I had just begun writing this letter when my downtown Manhattan neighborhood erupted in sound: people yelling, cars honking, noisemakers blowing. It was Nov. 7, 2020, and the presidential election had finally been called for Joe Biden.
It felt that the joy and relief of that moment weren’t just in celebration of their candidate, however; they were to acknowledge the end of a period of waiting. This entire year has been defined by waiting: for greater clarity about the pandemic, for lockdowns to end, for borders to reopen, for financial relief to arrive, for a turn in the grocery store, for supplies to be delivered, for a vaccine to be approved. These new waits joined old ones, throwing them into sharper relief even for people who for many years were able to ignore them — the wait for racial and economic justice; the wait for equality. That some were still waiting for these fundamental rights after decades of struggling made waiting enraging; that they were waiting amid this new set of existential challenges was almost too much to bear. Would the fates be so cruel as to make us wait for the results of this presidential election, too? Apparently, they were.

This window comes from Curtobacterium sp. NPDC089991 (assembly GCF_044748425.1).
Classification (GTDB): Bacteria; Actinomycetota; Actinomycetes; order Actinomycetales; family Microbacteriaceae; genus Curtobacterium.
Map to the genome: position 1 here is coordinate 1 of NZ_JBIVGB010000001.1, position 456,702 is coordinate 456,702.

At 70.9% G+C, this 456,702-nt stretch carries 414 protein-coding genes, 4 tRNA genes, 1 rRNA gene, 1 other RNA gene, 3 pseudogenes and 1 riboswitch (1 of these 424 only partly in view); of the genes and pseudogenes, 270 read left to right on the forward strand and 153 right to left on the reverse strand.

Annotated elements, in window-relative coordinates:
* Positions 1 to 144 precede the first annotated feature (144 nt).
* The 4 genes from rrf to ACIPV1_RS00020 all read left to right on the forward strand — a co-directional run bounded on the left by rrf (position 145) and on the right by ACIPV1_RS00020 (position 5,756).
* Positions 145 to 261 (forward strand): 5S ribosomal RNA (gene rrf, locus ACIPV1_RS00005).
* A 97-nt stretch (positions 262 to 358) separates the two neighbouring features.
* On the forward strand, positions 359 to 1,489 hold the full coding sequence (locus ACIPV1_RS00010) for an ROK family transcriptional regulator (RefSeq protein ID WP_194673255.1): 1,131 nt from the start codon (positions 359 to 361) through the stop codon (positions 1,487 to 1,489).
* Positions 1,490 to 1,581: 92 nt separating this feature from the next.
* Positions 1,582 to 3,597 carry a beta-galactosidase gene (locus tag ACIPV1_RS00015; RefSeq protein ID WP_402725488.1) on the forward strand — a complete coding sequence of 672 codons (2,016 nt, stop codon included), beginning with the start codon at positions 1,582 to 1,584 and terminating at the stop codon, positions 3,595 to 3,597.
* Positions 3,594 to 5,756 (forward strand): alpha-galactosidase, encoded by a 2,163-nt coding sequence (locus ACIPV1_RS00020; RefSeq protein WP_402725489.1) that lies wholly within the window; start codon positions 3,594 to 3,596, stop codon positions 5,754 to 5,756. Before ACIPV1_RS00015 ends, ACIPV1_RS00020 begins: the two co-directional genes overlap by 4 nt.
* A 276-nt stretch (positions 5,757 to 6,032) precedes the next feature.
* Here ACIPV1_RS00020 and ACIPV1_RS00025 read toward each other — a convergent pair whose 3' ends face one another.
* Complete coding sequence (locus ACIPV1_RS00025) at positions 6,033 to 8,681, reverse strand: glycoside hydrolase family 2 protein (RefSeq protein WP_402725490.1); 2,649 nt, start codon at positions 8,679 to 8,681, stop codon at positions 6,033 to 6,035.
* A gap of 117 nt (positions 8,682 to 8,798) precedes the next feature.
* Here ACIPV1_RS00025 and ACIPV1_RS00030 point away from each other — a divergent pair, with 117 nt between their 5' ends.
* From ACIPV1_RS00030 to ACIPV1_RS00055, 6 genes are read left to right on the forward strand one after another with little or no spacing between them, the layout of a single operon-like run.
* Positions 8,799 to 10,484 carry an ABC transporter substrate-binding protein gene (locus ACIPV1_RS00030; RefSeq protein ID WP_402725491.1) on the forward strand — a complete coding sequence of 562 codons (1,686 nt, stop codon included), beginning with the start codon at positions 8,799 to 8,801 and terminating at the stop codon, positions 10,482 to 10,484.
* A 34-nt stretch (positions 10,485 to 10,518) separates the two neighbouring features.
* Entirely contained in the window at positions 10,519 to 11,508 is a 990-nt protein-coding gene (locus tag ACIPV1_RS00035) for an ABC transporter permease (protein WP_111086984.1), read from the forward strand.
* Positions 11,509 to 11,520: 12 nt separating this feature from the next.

When we began planning this issue in the late spring, we intended it as a treat for everyone who has had no choice but to persist through this year. How better to reward ourselves than by honoring three of our most beloved divas, each of whom has brought us so much delight through her music, acting and sheer force of personality? And yet, reading the stories about Patti LaBelle, Dolly Parton and Barbra Streisand, one is struck anew by how much waiting they all had to do themselves; as women in their 70s who entered show business in the early 1960s, they fought for creative control and respect over decades in which women were often denied equity — every female entertainer is in their debt. Along the way, they each became synonymous with an iconic American musical style: the Broadway show tune (Streisand), country (Parton) and soul (LaBelle). The fact that they persevered with both grit and good grace is as much a part of their legacy as are their musical catalogs.
Those qualities are also what the rest of the world has long admired about America — at our best, all of us have persevered with grit and good grace. This doesn’t excuse the fact that some of us have had to persevere for far too long — the fight shouldn’t be this difficult. But these women are a welcome reminder of what this country can produce: people who, against the odds, open their mouths, and still the world with their voice.